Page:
|Tradewind Knitwear Designs|
A Happy New Knitting Year to all our crew!
It's amazing how the time has flown since our last edition: perhaps three newsletters a year is the best I can do while still producing knitting patterns and travelling madly off in all directions!
You'll be glad to hear that Nova Scotia has been mercifully clear of major weather events (if we don't count three major blizzards in one week this January, which we won't), but since then the mountainous banks of cold gray (formerly attractive white) stuff have been gradually eroding. From my point of view, this snow was very welcome, finally allowing our two modest ski areas to open more than a goat track. Ever heard the term "Oreo skiing"? Brown on both sides and white in the middle...
To the sound of a modest fanfare: It seems as if knitting-as-an-admirable-activity has arrived in Nova Scotia at last; we do tend to run a little behind the times here. This new enthusiasm has led to a number of specialist yarn producers and new yarn stores springing up, to the handrubbing glee of local hardcore knitters. One local television channel (we only have three, I think) has single-handedly 'discovered' knitting and decided that an interview with "Yours Truly" would be just what they needed for their evening chat show. Sounds glamourous?
Here is the inside scoop...we were visited by a camera-man (who for reasons that will become clear, will remain nameless) and the instigator and interviewer, Liz Rigney. Liz was a delight: she was thrilled by the colours, textures and techniques, and positively bubbled with questions. As a freshly cast-on scarf-knitting acolyte, she was delighted and excited by a glimpse at the diversity of things that may be done with two sticks and some string. (It's fortunate that I'm not Debbie New: Debbie's cunningly created pieces, which include a coracle (hint: it floats!), would have been knitting-overload!) You can view some of Debbie's work at the Philosopher's Wool website.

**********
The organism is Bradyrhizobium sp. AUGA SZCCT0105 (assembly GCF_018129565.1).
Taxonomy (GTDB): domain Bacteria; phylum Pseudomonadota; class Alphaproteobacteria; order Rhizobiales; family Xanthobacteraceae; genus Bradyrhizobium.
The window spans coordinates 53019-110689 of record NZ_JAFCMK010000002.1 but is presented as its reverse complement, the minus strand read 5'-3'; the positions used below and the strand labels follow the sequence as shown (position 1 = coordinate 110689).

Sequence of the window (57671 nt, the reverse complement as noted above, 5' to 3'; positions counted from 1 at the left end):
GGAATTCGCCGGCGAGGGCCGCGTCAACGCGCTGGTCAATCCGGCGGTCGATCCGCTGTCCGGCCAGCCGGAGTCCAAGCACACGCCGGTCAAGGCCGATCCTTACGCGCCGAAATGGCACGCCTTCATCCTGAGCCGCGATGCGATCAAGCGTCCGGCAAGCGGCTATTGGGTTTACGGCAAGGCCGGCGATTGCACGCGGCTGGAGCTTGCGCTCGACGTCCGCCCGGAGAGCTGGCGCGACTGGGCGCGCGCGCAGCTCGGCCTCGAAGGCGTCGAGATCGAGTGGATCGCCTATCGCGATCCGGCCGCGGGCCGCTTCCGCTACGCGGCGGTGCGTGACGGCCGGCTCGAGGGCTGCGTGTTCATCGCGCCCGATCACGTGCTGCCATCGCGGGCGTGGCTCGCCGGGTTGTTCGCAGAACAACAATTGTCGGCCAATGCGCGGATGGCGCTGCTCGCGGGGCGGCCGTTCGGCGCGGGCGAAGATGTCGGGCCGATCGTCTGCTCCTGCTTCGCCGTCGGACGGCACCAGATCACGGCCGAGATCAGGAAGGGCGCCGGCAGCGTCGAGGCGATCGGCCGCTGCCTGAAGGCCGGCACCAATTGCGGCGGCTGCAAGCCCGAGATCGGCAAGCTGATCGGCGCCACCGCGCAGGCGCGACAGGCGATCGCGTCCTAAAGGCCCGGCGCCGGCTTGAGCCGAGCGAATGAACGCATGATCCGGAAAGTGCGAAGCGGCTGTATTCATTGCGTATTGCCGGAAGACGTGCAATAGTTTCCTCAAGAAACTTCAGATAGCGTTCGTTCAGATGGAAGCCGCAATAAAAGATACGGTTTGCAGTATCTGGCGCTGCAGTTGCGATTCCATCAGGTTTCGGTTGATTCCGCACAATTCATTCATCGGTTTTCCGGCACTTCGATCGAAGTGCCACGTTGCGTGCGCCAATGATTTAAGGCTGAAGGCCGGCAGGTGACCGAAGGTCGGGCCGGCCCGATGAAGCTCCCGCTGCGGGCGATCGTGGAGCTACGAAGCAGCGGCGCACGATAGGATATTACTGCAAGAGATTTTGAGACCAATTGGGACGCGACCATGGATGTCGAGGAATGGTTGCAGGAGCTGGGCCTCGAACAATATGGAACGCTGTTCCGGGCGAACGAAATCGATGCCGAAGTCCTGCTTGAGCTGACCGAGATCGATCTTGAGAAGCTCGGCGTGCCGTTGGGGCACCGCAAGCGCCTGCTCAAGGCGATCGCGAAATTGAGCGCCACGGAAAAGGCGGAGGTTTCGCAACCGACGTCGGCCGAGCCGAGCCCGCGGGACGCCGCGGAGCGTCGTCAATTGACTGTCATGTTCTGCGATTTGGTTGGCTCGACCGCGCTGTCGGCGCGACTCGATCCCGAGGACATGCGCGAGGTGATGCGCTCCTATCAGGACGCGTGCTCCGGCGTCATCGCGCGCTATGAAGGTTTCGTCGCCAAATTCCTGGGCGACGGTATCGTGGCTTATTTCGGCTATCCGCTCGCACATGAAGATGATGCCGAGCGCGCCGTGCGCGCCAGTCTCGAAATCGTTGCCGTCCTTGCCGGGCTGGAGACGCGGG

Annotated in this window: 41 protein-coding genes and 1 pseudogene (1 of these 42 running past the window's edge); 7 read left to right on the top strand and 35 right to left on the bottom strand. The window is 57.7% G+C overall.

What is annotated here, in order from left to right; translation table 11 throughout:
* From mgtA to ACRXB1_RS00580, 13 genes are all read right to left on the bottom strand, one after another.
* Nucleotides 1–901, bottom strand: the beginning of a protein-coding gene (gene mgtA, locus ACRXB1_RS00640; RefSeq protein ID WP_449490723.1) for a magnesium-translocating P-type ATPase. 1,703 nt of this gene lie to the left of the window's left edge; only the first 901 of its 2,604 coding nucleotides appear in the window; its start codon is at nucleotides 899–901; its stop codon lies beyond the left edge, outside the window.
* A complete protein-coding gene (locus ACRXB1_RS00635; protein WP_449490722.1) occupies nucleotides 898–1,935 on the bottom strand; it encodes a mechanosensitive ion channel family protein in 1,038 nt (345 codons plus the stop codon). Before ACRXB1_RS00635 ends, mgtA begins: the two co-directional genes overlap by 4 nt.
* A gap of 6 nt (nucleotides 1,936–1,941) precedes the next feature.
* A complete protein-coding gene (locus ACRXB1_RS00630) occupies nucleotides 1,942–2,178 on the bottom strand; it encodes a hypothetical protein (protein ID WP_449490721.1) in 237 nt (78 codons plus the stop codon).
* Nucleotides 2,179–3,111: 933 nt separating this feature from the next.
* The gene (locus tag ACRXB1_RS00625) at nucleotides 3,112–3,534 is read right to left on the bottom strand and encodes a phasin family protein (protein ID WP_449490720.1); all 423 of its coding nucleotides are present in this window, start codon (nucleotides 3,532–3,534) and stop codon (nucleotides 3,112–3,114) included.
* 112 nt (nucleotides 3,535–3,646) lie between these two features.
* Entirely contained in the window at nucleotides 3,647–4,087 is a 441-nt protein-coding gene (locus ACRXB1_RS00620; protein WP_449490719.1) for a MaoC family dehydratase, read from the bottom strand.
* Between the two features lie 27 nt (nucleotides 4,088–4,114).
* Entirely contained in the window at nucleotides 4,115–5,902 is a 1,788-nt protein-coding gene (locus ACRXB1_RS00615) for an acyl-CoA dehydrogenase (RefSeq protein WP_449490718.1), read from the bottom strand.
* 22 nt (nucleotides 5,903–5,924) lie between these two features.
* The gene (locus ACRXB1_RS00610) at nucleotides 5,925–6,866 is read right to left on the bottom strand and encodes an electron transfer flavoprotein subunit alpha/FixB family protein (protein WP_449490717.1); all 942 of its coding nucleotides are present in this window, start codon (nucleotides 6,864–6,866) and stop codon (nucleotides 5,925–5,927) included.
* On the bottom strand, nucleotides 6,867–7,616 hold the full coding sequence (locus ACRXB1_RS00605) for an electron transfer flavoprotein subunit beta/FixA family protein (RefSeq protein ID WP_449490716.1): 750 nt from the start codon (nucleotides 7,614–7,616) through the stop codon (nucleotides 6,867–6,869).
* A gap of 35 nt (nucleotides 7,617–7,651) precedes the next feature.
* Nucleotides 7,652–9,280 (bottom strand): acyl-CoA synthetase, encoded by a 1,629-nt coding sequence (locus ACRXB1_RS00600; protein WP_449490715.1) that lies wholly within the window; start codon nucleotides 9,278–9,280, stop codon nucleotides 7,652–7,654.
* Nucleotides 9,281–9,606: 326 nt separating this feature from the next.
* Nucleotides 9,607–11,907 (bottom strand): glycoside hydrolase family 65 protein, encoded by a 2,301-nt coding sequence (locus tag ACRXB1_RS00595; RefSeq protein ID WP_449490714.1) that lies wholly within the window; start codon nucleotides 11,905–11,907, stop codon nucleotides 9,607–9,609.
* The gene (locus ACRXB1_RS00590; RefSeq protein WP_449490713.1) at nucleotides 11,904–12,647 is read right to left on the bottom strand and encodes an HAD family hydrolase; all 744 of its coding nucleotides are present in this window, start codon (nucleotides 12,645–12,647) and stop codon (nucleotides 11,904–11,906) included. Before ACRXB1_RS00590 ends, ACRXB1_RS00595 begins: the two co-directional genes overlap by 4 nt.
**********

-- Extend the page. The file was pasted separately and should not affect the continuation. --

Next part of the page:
If you wish to sink your brain cells, and perhaps needles, more deeply into Debbie's techniques and unique ideas, her large, warmly-photographed book, "Unexpected Knitting", is magnificent. (I usually have a few copies on hand.)
Many miles of film were taken (well, a huge number of pixels perhaps). Anyone who has ever attempted to photograph me will attest that this is a very challenging task: no matter how happy I am, my face reflects the results of a hard day in the salt-mines. You'd think I never smile! I am sure I do, I just can't seem do it on order! (Look at the picture of the Andean vest if you want to see the 'look'. I did warn you!)